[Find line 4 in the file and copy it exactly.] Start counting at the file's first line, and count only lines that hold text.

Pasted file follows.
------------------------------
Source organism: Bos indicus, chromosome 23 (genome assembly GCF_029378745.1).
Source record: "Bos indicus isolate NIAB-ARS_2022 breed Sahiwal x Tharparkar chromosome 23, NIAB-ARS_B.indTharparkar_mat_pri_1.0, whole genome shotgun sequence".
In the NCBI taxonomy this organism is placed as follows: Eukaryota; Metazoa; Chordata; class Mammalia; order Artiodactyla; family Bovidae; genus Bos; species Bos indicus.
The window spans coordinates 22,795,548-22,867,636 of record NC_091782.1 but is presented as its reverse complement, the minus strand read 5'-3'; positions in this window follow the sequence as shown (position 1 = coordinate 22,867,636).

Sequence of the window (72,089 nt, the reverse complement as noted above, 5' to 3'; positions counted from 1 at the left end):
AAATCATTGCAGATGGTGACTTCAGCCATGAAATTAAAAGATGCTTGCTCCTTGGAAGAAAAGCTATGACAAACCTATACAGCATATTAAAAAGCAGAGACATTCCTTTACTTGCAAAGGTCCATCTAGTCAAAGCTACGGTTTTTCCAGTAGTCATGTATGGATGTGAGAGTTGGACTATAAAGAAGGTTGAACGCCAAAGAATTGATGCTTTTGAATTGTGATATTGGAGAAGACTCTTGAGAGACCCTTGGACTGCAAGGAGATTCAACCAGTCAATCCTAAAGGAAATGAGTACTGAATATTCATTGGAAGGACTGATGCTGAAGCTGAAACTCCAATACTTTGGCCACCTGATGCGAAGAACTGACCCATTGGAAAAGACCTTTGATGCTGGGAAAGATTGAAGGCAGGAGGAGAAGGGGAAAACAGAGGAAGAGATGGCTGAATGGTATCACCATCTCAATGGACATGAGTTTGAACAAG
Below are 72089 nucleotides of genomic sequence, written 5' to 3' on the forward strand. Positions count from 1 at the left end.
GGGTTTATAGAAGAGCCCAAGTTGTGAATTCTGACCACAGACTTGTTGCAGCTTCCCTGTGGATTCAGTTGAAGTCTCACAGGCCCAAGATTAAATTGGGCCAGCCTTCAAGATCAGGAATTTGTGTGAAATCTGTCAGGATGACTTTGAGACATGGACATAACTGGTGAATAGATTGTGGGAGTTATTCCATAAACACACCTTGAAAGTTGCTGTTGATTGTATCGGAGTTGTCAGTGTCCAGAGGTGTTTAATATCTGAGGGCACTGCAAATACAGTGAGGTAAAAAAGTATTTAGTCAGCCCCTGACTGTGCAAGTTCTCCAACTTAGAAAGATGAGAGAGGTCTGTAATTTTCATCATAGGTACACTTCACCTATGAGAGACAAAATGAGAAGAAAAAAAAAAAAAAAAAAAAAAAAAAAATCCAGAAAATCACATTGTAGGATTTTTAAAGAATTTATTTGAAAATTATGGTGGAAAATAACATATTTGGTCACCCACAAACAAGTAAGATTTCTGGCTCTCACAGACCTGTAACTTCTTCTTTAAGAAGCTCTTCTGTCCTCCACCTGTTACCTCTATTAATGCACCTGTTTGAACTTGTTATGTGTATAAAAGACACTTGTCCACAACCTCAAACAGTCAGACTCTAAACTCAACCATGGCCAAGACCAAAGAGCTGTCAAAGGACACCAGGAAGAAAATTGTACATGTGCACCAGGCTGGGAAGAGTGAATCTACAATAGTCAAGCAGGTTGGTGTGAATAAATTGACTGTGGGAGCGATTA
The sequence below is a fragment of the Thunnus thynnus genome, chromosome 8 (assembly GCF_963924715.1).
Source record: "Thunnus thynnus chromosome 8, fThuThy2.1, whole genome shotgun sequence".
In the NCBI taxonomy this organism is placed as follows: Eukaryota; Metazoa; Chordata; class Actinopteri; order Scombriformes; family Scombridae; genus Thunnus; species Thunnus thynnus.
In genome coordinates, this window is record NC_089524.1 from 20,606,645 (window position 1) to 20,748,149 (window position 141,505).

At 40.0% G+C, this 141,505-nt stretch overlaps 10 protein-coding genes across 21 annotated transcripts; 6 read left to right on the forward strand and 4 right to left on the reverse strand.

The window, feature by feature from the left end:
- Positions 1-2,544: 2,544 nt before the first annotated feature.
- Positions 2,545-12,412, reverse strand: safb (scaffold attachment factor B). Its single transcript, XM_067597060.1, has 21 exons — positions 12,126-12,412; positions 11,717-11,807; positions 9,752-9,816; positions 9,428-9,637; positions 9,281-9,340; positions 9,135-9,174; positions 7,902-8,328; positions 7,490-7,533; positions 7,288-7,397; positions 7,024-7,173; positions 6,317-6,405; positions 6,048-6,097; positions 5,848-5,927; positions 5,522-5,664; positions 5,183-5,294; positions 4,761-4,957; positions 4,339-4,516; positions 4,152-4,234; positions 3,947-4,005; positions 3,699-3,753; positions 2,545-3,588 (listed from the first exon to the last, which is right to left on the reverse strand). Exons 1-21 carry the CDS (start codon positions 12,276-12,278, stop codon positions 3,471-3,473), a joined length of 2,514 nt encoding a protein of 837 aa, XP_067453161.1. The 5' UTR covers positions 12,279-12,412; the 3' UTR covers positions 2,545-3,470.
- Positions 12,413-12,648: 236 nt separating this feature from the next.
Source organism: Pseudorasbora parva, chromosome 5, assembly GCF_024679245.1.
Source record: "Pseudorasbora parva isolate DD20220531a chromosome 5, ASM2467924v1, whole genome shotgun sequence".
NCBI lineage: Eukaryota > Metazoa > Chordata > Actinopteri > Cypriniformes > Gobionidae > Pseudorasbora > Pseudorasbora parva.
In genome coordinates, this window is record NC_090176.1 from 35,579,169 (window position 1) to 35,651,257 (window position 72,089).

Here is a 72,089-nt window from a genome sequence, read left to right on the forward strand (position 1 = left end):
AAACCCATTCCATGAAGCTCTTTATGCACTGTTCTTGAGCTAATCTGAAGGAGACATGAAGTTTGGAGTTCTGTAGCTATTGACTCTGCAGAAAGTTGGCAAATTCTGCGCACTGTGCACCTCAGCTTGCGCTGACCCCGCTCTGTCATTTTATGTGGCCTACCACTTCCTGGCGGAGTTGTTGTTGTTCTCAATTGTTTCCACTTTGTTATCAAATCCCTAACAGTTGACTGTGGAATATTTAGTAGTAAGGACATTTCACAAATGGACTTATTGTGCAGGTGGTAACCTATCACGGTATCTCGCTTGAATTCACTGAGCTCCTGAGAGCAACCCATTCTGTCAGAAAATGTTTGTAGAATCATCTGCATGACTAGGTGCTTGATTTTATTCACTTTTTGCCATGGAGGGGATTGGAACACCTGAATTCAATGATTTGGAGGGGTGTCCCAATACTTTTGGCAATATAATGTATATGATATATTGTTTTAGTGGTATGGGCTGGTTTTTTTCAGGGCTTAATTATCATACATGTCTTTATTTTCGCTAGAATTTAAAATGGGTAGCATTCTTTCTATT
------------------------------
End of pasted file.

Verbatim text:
The window spans coordinates 22,795,548-22,867,636 of record NC_091782.1 but is presented as its reverse complement, the minus strand read 5'-3'; positions in this window follow the sequence as shown (position 1 = coordinate 22,867,636).